Dan Moore | Thu August 12, 2010
Anoop | Sun August 15, 2010
You have to remember that they only did one exercise per muscle group. Usually, HIT proponents do more exercises for a muscle group for 1 set. So in reality they are doing multiple sets for a muscle group.
And the type 2 activation level goes down as the sets increase. So I guess the effectiveness of sets are diminishing with more sets.
Thanks for the study. I was about to write one about the intensity and effort of training. I think the design of the study is kind of screwed up. Maybe one reason why they didn’t get published in a good journal.
The public library of Science (PLoSone), is actually a superior journal than JPhysiol!
I think the est. impact factor of plos is ~4.5 whereas Jphysiol is ~3.5
I have no idea where all this confusion is coming from… the open access status? The university pays to make this available to the public.
Anoop | Sun September 05, 2010
You are right, Tyswift. I check their rank and it seems to be high for a new journal(at least for exercise journals). I haven’t come across that journal since is started in Dec 2006 and it’s been growing ever since.
They have a whole new way of peer review. They don’t reject any unless there is technical or reporting problems.
And mind you, part of the PLos one impact factor is because it covers science and medicine and there are more studies and more chances of getting referenced. And journal of Physiol 2009 impact factors is 4.7 not 3.5.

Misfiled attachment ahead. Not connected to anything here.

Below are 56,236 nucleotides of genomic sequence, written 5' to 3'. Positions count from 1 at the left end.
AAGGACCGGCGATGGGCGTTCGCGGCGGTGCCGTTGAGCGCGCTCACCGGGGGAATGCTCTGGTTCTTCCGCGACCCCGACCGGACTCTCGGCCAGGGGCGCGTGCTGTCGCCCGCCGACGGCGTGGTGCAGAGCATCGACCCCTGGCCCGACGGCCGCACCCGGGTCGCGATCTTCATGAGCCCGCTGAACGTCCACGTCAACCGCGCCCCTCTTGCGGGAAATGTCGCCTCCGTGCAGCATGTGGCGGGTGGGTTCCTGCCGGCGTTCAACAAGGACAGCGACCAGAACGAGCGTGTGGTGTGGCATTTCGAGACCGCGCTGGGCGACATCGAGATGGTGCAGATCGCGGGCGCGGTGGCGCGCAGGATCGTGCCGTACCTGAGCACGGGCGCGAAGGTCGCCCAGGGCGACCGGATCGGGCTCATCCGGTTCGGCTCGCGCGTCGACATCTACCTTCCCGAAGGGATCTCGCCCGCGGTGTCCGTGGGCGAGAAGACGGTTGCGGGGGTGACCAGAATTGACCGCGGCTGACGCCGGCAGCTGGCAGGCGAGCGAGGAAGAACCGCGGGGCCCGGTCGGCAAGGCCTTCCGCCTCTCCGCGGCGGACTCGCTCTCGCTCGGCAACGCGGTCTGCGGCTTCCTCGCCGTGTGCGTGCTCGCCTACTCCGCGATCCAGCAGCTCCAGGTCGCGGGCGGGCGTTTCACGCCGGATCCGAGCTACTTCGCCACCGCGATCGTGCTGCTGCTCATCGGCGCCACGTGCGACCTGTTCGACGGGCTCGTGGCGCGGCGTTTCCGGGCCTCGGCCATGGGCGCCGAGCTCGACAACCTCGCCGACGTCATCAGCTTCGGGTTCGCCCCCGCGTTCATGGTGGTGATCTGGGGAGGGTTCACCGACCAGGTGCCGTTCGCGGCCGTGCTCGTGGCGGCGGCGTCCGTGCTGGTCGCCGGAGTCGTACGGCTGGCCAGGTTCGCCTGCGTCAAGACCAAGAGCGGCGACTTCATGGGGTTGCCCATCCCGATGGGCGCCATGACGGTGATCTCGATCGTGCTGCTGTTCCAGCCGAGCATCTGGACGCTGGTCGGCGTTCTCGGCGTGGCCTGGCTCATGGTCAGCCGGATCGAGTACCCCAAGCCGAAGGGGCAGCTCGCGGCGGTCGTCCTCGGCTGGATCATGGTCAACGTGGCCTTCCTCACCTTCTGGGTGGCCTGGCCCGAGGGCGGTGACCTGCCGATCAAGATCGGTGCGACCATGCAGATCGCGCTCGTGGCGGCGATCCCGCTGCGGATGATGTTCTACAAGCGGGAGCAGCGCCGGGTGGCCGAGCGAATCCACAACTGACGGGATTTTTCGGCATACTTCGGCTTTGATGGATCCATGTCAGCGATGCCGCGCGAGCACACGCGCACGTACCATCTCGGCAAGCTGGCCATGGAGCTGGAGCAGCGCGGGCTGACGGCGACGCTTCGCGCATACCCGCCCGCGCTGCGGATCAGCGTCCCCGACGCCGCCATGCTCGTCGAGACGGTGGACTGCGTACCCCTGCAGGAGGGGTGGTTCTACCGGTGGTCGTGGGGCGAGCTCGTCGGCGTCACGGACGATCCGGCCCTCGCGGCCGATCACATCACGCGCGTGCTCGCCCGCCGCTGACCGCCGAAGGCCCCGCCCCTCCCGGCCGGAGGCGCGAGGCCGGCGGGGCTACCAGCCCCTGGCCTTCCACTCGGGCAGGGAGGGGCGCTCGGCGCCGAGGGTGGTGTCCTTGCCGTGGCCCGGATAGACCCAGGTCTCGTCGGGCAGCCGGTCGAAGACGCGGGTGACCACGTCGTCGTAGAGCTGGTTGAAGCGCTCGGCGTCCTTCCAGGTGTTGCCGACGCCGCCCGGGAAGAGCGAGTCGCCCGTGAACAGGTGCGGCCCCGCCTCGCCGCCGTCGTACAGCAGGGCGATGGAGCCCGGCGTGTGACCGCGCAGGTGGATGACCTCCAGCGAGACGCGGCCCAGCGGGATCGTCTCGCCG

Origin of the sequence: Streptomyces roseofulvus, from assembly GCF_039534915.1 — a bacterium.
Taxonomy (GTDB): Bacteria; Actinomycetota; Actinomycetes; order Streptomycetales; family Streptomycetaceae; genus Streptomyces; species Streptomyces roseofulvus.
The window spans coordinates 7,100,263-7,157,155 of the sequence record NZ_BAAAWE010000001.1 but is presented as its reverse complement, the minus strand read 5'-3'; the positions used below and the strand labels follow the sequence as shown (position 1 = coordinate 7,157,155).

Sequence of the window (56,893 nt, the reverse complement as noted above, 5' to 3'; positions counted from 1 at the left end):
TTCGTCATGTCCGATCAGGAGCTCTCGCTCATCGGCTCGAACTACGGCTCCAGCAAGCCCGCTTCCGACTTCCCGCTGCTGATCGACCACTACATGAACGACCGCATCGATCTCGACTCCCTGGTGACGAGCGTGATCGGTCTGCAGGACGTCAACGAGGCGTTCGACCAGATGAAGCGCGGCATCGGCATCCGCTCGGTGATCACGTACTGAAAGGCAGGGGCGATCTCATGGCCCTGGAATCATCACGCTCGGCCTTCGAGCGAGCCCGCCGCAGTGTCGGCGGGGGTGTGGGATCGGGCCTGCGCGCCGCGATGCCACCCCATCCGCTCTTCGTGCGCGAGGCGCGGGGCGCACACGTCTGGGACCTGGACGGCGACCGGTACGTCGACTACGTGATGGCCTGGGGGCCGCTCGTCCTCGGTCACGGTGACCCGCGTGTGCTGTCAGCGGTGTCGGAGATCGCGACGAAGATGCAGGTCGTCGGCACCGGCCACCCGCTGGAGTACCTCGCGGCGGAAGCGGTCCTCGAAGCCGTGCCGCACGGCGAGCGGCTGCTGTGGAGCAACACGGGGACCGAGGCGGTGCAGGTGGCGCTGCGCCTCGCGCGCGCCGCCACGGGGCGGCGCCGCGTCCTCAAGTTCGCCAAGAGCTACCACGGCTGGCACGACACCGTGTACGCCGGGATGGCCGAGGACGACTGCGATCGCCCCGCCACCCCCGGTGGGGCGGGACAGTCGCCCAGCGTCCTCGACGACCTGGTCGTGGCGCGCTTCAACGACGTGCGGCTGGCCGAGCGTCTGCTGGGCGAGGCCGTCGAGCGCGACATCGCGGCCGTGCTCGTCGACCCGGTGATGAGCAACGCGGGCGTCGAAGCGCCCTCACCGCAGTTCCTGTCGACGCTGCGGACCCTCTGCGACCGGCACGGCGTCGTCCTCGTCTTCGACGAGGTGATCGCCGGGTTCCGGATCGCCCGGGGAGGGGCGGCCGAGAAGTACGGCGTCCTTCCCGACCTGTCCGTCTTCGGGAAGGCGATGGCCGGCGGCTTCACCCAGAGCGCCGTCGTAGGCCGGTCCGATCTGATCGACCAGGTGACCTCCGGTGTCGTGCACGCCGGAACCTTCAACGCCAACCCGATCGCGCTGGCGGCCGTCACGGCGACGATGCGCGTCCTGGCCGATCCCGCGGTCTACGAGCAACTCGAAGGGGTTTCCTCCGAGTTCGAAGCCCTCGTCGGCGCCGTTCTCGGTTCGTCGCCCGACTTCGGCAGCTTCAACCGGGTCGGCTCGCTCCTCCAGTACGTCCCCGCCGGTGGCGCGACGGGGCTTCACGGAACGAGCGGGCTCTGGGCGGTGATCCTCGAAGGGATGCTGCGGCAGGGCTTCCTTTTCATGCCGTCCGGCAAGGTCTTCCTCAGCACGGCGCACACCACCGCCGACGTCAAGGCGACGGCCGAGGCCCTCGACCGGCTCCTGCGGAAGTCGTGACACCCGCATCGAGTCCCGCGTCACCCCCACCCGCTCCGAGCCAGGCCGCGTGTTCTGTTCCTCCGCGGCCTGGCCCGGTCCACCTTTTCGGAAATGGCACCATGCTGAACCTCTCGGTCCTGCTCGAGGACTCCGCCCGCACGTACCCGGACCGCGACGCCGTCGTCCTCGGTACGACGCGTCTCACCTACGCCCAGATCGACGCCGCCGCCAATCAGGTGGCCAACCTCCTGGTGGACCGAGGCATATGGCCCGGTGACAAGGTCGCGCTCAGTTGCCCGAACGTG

Wow, it has been a while since i checked JPhysiol. It is climbing. Thats great.
I think PLoSOne, may be a downward spiral as they are accepting and publishing more and more studies.
But the open access status is certainly nice for the general public.
Anoop | Sun September 19, 2010
What a surprise! I am almost done readng the book “: “The art and politics of Science” by Harold Varmus (fmr. NIH director) and there he talks about how he started the concept of open access publishing and PLos was his brain child.
He was basically sick of authors writing articles and giving copyright to journals who makes a ton of money and pay nothing for the research. If researchers use tax payers money to find research, why should they pay again to read it. Now there is a new ruling that if NIH money was used to fund the study, the article will be available freely in Pubmed Central.
I will write an article about Impact Factor soon. Not many people are aware of this, even the experts.
I would like to know more info about the study. If you do one set, you can stimulate the muscles to grow, because you broke the muscle down. If you do another set, you just made a 100% increase in the “in-road” you had created from the 1st set and so on for the next. I can see that protein synthesis is higher at 29H but is that because the body is still repairing the long in-road you had created? If there was only one set done, then the body would fill the “hole” and then use its remaining recovery ability to “build the mountain” on top wouldn’t it? There needs to be a long term study done with trained individuals on muscle CSA. If you have any information regarding a similar study, please enlighten me!
I only have an undergrad in Exercise Science and I would love to know what you think since you have many more letters after your name than mine! haha